Boston-area Software Firms Hitch Their Wagons to Salesforce; Say Ride Can Be Rough But Profitable
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Salesforce,” he says, so Kadient is working on software that will connect its playbooks to Oracle’s CRM on Demand product. Still, “it was a good decision for us to start with Salesforce, because that’s the most commonly used online CRM app.”
Brainshark is another area company that joined the AppExchange as a way to reach out to CRM users. The company (which I profiled last March) allows users to upload PowerPoint slides, record audio tracks via telephone, then send out the finished presentations as sales or training tools. “Our product can be used for marketing and sales force leadership, so there is this synergy between users of Salesforce and users of Brainshark,” says Andy Zimmerman, the company’s vice president of business development. “Brainshark lets you create and share presentations; Salesforce lets you track people and your communications with them. Our connector makes it a seamless process to send presentations to your Salesforce contacts, and get tracking data about who watched them.”
At Hubspot, in Cambridge, MA, developers have come up with a Salesforce app designed to help companies coordinate their sales and marketing efforts more successfully. “One of the classic challenges in marketing is understanding which of the leads you’re producing are the best leads—which ones are going to become customers—but typically, marketing sends leads over to sales and they never hear from them again,” says Mike Volpe, Hubspot’s vice president of marketing. Hubspot’s Salesforce app is a “closed loop marketing” system that aggregates data gathered by Hubspot’s lead tracking software—the last time a given prospect visited the company website, for instance—with data from the sales side, like whether that prospect has become a customer. “Taking that information back out of Salesforce allows you to compare different campaigns and get a sense of which are generating the most leads,” Volpe explains.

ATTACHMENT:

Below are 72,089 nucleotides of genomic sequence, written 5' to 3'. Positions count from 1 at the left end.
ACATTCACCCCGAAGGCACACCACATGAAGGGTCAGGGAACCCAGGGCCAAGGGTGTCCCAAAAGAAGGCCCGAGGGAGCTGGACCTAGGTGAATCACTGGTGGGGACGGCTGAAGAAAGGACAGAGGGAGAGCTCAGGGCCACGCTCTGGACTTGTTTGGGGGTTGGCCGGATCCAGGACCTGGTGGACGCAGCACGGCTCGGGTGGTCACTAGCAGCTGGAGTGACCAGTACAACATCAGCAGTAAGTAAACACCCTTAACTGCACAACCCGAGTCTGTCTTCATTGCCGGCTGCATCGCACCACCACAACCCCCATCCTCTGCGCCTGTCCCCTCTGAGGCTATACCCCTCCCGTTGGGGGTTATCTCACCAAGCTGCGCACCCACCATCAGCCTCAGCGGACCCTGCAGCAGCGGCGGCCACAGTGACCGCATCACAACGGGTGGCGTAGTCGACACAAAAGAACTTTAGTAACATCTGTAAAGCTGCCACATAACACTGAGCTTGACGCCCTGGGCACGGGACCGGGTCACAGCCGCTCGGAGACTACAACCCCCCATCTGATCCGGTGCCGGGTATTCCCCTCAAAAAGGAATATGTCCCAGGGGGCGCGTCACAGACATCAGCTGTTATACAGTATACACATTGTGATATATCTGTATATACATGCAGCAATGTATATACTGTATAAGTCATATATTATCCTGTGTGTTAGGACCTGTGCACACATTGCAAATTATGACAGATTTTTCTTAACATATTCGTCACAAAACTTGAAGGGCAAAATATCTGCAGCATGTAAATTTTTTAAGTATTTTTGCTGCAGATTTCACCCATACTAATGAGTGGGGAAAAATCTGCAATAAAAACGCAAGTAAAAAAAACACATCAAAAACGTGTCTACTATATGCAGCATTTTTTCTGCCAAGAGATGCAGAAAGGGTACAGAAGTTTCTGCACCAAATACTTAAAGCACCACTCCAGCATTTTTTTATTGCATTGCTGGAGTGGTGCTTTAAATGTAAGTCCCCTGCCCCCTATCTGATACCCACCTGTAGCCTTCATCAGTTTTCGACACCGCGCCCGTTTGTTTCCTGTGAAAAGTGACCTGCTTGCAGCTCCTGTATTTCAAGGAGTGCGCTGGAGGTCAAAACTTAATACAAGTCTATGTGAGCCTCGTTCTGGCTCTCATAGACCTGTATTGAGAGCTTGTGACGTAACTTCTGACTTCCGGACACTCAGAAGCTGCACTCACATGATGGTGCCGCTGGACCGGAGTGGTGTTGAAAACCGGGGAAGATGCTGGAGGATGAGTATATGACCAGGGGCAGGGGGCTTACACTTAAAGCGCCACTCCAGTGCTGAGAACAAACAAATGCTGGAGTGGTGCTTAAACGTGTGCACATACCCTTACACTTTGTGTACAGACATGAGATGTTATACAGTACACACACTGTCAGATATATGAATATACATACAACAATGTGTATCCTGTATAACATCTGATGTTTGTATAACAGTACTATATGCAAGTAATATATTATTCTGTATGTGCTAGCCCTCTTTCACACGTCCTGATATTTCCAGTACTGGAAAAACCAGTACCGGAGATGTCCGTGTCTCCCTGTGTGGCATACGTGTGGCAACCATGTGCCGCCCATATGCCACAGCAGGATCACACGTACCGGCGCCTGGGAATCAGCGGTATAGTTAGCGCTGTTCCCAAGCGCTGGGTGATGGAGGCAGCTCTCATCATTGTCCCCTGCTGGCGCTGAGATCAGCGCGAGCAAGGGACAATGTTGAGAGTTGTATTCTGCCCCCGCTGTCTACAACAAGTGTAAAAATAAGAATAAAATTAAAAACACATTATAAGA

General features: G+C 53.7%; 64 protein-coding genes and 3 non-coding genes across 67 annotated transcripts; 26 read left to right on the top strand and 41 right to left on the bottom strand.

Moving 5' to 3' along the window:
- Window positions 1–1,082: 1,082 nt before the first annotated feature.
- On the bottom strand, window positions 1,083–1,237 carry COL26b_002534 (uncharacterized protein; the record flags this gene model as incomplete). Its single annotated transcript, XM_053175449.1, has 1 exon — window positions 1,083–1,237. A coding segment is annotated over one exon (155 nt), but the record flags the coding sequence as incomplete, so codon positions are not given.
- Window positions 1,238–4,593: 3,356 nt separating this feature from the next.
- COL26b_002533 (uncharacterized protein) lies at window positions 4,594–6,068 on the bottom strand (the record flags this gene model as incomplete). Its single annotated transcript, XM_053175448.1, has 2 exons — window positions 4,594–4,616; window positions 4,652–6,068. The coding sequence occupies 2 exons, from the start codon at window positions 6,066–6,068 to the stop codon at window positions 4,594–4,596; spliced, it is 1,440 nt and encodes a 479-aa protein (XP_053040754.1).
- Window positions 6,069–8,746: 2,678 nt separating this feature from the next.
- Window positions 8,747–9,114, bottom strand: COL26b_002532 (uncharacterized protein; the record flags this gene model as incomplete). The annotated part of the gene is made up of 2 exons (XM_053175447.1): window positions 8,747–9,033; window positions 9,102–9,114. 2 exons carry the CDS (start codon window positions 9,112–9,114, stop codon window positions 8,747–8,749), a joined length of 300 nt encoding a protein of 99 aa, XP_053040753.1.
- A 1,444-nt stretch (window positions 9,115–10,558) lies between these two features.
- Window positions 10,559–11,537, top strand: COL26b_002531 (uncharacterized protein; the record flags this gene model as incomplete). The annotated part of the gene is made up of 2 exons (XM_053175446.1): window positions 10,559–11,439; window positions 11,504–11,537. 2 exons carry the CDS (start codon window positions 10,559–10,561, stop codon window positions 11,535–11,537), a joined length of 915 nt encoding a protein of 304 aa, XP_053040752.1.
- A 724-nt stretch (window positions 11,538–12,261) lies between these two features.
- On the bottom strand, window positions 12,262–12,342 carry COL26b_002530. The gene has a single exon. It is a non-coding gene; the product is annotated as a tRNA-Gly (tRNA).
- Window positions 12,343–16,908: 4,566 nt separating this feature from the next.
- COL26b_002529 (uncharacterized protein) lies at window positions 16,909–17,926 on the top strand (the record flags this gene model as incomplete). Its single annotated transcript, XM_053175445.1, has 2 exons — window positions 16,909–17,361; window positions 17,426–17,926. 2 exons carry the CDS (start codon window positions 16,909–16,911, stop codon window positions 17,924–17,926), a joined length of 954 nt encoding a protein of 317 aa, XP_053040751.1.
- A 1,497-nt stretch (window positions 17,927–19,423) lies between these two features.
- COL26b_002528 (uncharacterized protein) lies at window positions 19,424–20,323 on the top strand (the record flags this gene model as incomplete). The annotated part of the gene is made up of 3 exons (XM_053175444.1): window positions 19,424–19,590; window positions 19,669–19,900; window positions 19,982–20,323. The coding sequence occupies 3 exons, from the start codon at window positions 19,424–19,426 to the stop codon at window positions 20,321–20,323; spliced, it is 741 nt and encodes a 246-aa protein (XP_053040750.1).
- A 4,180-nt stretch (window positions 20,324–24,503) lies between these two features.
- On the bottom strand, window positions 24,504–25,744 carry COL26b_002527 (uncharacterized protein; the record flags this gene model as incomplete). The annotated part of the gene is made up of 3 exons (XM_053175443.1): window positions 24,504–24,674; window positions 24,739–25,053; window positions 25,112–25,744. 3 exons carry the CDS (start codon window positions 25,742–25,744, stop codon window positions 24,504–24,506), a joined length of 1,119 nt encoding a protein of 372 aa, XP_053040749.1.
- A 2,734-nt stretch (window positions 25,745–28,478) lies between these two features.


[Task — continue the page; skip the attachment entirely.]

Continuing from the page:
Volpe says Hubspot (profiled in this August 2007 story) wouldn’t have considered building a big chunk of its business around Salesforce, the way Kadient has. But integrating its own services with Salesforce did make sense, especially since 20 percent of Hubspot’s existing customers were also Salesforce subscribers. “We don’t believe you can build a large, independent company based purely on building an AppExchange product,” Volpe says. “That being said, one of the things you can do to provide value for your user base is connecting with Salesforce.”
Liz Cobb, the founder and CEO of Makana in Lexington, seconds Volpe’s point. Makana sells software that helps companies keep track of the incentive-based payments (i.e., commissions) earned by their sales reps. “About 28 million people in the U.S. work on some kind of incentive-based compensation, and when you think about it, the 500,000 subscribers who log into Salesforce every day are probably all on some kind of incentive plan,” Cobb says. So it was a no-brainer for Makana to adapt its sales compensation planning software for the Salesforce AppExchange—even though it was “a little time consuming,” in Cobb’s words. “They want to make sure that if you put something in their system, it’s not going to break something else. That certification is a bit of a hurdle, and there is a cost to it. But they’re the big gorilla in the sales world, and you have to pay to play.”
As positive as most of my interviewees were about their companies’ decisions to join the AppExchange, most also echoed Cobb’s point, that Salesforce is in some sense the lumbering giant of the online sales application world. At this relatively early point in the evolution of the AppExchange, outside developers who want to contribute their applications to the marketplace shouldn’t expect a lot of hand-holding or personal attention.
“I would like it better if we had a technical partner or resource where we could just call them up,” says Ernst at Kadient. “But we’re so small that we just have to … Next Page »
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